LIES. BETRAYAL. SACRIFICE. HOW FAR WILL YOU TAKE IT?
When I went to see this movie with a friend the other night, his expectations were not too high. Martin Scorsese had, in his mind, not made a truly great film since Casino (1995). As the closing credits rolled and we left the theater, my friend had a big smile on his face. Scorsese had just done right by him again.
As for me, I’m just in awe of how he can deliver a third consecutive near-masterpiece in just a few years and make it look easy. Any rookie film director who plans on making this kind of entertainment should know they have plenty to learn from this 65-year-old veteran and his 67-year-old editor. What a team, such energy they pour into their films! I actually lost sleep the night after watching this film, that’s how excited I was. The Departed may be an old-fashioned gangster movie, but it’s also a remake of a celebrated Hong Kong thriller, Infernal Affairs (2002), whose original script has been expanded by William Monahan into something even more gripping.
Targeting a ruthless mob boss
The film is set in South Boston and depicts the constant war going on between gangsters and law enforcement officials. The prime target for the cops is Frank Costello (Jack Nicholson), a ruthless mob boss. What he doesn’t know (but suspects) is that a special division within the Boston police has managed to put a spy in his midst; only two other cops know his identity. And what the police don’t know (but suspect) is that Costello has planted a rat in their midst. The game began years ago. Fresh out of the academy, Billy Costigan (Leonardo DiCaprio) was talked into infiltrating Costello’s syndicate, served time in prison to build the “right” credentials, and then fought his way into Costello’s inner circle. Colin Sullivan (Matt Damon) virtually grew up with Costello as a father figure and enrolled in the academy without anyone knowing about his mob ties, and now he’s becoming one of the most trusted cops on Costello’s trail. How long can both men go on without being exposed and killed?
Nicholson commands every scene he’s in
Scorsese’s finest film since GoodFellas (1990) is expertly paced and the emotions we invest in the characters are effectively built by the writer and the A list cast. It’s hard to talk about The Departed and not make it about these actors. Mark Wahlberg, who received an Oscar nomination, does a fine job with his pit bull-like detective, and Alec Baldwin is very amusing as Sullivan’s colorful boss. Martin Sheen is a perfect father figure and what happens to his character is heartbreaking (the movie came out shortly after the end of The West Wing, so we should agree this is no way to treat an ex-president…).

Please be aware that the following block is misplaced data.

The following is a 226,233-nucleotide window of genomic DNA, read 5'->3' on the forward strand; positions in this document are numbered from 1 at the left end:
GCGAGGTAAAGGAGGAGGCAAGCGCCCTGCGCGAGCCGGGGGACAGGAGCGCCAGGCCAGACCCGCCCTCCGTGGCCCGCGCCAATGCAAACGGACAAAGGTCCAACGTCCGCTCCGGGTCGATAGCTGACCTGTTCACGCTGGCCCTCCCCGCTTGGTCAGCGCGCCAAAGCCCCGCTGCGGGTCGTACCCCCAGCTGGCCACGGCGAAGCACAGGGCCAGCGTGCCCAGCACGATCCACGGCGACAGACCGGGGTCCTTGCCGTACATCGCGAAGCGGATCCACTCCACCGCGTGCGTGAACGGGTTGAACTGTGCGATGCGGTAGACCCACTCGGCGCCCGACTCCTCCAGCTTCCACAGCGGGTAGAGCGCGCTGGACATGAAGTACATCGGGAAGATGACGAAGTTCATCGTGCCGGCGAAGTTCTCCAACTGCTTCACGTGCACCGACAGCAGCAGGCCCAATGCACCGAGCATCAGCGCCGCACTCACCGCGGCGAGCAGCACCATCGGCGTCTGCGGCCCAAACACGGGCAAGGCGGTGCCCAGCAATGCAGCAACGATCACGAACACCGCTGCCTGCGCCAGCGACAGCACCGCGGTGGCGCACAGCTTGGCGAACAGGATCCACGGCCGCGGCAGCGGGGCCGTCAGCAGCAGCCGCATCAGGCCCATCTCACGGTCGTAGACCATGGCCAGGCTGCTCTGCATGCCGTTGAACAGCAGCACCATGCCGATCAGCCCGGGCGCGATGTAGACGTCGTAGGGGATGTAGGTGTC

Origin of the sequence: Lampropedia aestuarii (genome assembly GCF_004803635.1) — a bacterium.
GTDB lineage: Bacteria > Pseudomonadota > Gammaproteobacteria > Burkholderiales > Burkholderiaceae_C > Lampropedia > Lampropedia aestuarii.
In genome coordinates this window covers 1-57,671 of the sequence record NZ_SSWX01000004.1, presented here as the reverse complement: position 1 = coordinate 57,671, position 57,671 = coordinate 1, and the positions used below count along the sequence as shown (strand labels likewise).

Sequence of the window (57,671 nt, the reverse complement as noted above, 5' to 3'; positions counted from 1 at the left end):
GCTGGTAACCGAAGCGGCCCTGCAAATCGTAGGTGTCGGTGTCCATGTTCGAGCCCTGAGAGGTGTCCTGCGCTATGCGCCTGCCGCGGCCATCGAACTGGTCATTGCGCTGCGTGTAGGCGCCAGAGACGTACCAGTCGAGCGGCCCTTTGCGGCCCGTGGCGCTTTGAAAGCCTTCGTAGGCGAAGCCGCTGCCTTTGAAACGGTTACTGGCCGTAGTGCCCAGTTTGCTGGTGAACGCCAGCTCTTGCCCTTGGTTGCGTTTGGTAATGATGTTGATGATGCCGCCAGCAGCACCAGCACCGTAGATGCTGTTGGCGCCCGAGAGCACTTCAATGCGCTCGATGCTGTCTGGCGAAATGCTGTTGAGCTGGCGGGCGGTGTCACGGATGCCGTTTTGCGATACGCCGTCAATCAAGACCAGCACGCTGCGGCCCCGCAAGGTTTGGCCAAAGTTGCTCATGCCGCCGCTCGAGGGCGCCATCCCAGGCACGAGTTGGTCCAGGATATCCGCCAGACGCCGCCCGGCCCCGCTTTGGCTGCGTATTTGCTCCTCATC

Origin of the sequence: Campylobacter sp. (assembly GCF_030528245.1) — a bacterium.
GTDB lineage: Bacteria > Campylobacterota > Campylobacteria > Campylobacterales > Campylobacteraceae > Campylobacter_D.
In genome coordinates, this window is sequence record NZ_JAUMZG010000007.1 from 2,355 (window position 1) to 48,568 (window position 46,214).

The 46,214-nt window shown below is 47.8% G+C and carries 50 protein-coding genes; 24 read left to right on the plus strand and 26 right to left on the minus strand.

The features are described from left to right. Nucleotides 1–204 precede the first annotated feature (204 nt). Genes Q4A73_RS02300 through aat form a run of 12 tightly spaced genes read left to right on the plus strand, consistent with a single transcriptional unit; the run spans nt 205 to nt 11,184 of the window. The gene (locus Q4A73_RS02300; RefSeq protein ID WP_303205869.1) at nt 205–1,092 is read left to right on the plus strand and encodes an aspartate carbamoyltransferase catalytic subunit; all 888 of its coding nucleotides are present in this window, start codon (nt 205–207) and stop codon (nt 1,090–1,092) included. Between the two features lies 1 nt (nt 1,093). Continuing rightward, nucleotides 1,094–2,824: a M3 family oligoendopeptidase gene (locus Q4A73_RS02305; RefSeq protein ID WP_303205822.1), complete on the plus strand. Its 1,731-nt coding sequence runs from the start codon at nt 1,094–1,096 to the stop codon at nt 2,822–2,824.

Nicholson (whose character was inspired by legendary Boston mobster Whitey Bulger) commands every scene he’s in without overdoing it; even a scene where he’s wearing a strap-on dildo (his own idea) is something he gets away with. His Costello is a sloppy but fear-inspiring gangster who in the end turns out to be anything but as loyal as some of his own crew.
DiCaprio and Damon show, as they have on several occasions lately, that they are serious about growing as actors. They have complex characters. Costigan is under constant pressure; the sheer length of his assignment (he’s been undercover for years) as well as the horrible crimes he’s forced to commit as one of Costello’s thugs haunt him and has got him hooked on pills. Sullivan, on the other hand, doesn’t seem to have much of a conscience, but he’s not a happy human being. He’s like a machine who chooses never to think about his feelings. He has a gorgeous girlfriend, but there are signs that his real desires are in fact kept hidden under a lid.
Everyone works hard on their Boston accents and the streets are indeed very mean; this is a bloody and foul-mouthed thriller, emotionally amplified by the filmmakers’ savvy use of David Gilmour and Roger Waters’s “Comfortably Numb”. Scorsese has many talents, but as my friend said the other night, this is what he does best.
The Departed 2006-U.S. 151 min. Color. Widescreen. Produced by Brad Grey, Graham King, Brad Pitt, Martin Scorsese. Directed by Martin Scorsese. Screenplay: William Monahan. Editing: Thelma Schoonmaker. Cast: Leonardo DiCaprio (Billy Costigan), Matt Damon (Colin Sullivan), Jack Nicholson (Frank Costello), Mark Wahlberg, Martin Sheen, Ray Winstone… Alec Baldwin.
Trivia: Brad Pitt and Mel Gibson were reportedly considered for parts in the film.
Oscars: Best Picture, Director, Adapted Screenplay, Editing. Golden Globe: Best Director.
Quote: “Twenty years after an Irishman couldn’t get a fucking job, we had the presidency. May he rest in peace. That’s what the niggers don’t realize. If I got one thing against the black chappies, it’s this – no one gives it to you. You have to take it.” (Nicholson on the success of the Irish)
Last word: “I felt comfortable, certainly, with the street scenes with guys in the street and guys in bars and that sort of thing, and even more comfortable with the doctor scenes. But with the police scenes, I did feel a little uncomfortable with the way that played out. I mean, Mark Wahlberg’s attitude was very clear. Alec Baldwin picked up on it beautifully and counterbalanced it. It was almost like an Abbott and Costello routine between Wahlberg and Baldwin. I didn’t have to say anything to them. They just did it.” (Scorsese, About.com)